Dynamic mechanism design is a challenging extension to ordinary
mechanism design in which the mechanism designer
must make a sequence of decisions over time in the face of
possibly untruthful reports of participating agents. Optimizing
dynamic mechanisms for welfare is relatively well understood.
However, there has been less work on optimizing
for other goals (e.g. revenue), and without restrictive assumptions
on valuations, it is remarkably challenging to characterize
good mechanisms. Instead, we turn to automated mechanism
design to find mechanisms with good performance in
specific problem instances.We extend the class of affine maximizer
mechanisms to MDPs where agents may untruthfully
report their rewards. This extension results in a challenging
bilevel optimization problem in which the upper problem
involves choosing optimal mechanism parameters, and
the lower problem involves solving the resulting MDP. Our
approach can find truthful dynamic mechanisms that achieve
strong performance on goals other than welfare, and can be
applied to essentially any problem setting—without restrictions
on valuations—for which RL can learn optimal policies.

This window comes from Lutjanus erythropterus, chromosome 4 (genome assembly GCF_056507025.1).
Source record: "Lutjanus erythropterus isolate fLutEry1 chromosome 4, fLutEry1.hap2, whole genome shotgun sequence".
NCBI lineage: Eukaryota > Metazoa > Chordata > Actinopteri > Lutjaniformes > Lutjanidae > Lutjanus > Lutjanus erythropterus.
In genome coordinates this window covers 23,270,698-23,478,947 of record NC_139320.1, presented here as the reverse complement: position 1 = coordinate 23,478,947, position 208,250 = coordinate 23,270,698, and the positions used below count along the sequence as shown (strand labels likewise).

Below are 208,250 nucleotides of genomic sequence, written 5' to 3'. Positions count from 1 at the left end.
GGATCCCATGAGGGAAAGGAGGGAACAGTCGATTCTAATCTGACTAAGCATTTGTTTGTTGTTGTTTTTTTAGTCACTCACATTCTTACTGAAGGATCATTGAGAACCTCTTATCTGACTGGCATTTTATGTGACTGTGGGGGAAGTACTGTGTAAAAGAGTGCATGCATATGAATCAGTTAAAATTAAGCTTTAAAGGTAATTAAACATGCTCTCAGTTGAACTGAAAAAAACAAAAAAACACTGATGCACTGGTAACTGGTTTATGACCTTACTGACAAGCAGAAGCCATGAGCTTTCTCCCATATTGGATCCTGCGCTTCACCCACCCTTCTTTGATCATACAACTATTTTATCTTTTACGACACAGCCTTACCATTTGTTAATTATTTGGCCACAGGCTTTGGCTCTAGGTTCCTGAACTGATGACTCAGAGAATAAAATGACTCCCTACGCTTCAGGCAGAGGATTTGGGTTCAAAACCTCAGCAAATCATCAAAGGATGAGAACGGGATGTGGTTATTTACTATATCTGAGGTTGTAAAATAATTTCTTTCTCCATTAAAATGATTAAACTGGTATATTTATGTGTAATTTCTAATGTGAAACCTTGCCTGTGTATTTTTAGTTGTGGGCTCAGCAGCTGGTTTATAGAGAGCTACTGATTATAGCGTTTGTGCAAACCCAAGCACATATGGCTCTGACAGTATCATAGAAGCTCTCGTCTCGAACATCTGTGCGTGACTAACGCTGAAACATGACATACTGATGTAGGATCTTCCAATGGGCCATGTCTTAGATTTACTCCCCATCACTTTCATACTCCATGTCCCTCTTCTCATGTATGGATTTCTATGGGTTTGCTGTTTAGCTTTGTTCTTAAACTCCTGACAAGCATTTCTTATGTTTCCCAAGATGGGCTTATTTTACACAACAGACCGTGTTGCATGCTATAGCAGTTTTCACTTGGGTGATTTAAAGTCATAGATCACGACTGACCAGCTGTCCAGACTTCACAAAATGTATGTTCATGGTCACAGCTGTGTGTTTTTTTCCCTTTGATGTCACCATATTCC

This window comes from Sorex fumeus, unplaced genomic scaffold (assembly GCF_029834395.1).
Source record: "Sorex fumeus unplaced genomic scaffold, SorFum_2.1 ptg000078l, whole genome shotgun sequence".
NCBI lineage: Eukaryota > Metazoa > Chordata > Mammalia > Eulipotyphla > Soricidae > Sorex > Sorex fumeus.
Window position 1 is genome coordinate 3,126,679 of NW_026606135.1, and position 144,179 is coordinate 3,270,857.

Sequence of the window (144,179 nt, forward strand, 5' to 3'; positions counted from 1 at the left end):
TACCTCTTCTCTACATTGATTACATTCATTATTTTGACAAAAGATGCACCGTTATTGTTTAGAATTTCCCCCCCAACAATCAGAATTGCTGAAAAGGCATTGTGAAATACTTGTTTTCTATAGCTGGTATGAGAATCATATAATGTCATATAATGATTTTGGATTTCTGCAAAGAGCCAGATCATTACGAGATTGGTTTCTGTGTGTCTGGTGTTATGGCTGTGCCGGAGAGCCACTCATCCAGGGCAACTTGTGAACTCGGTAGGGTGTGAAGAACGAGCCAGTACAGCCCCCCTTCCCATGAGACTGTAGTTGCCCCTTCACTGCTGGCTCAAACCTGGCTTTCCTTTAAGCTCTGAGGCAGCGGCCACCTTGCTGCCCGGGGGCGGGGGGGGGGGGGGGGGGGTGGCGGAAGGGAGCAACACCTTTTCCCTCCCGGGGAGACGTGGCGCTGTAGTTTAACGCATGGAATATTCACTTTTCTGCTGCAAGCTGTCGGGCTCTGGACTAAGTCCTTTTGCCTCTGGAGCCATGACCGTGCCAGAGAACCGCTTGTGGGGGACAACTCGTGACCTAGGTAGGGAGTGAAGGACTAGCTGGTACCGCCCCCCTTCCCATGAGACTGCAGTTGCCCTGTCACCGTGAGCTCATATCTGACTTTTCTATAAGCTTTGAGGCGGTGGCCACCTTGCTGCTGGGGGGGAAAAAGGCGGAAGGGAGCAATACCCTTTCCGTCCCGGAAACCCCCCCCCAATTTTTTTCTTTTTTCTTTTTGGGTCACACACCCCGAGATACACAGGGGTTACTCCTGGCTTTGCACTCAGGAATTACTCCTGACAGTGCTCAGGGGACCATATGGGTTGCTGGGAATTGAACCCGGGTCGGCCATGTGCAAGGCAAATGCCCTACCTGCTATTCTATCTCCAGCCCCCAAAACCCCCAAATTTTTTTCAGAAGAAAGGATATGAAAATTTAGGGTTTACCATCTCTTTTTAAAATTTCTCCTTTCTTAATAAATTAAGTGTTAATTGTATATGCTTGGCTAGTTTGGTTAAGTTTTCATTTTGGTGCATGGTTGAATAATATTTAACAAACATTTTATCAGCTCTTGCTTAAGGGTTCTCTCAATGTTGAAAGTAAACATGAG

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utomating Mechanism Design with Program Synthesis
This paper presents a new approach to the automated design of mechanisms that incentivize selfinterested agents to maximize a global objective (such as revenue or social welfare) in equilibrium. Prior work on automated design has either been restricted to relatively simple mechanisms, or represented mechanisms as neural networks that are hard to interpret and cannot easily incorporate prior knowledge. In this paper, we propose program synthesis as a way around these issues. Concretely, we formalize the problem of designing mechanisms in the form of multiagent environments whose transition and reward functions are programs in a domainspecific language (DSL), in order to maximize an outcome such as revenue or social welfare under given assumptions on how agents act in these environments. We present an initial algorithm, based on a combination of stochastic search over programs and Bayesian optimization, for this problem. We empirically evaluate the algorithm in two domains with different characteristics. Our experiments suggest that the approach can synthesize programmatic mechanisms that are humaninterpretable and also perform well.
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 Award ID(s):
 1704883
 NSFPAR ID:
 10391908
 Date Published:
 Journal Name:
 Proc. Automated Learning Agents Workshop
 Format(s):
 Medium: X
 Sponsoring Org:
 National Science Foundation
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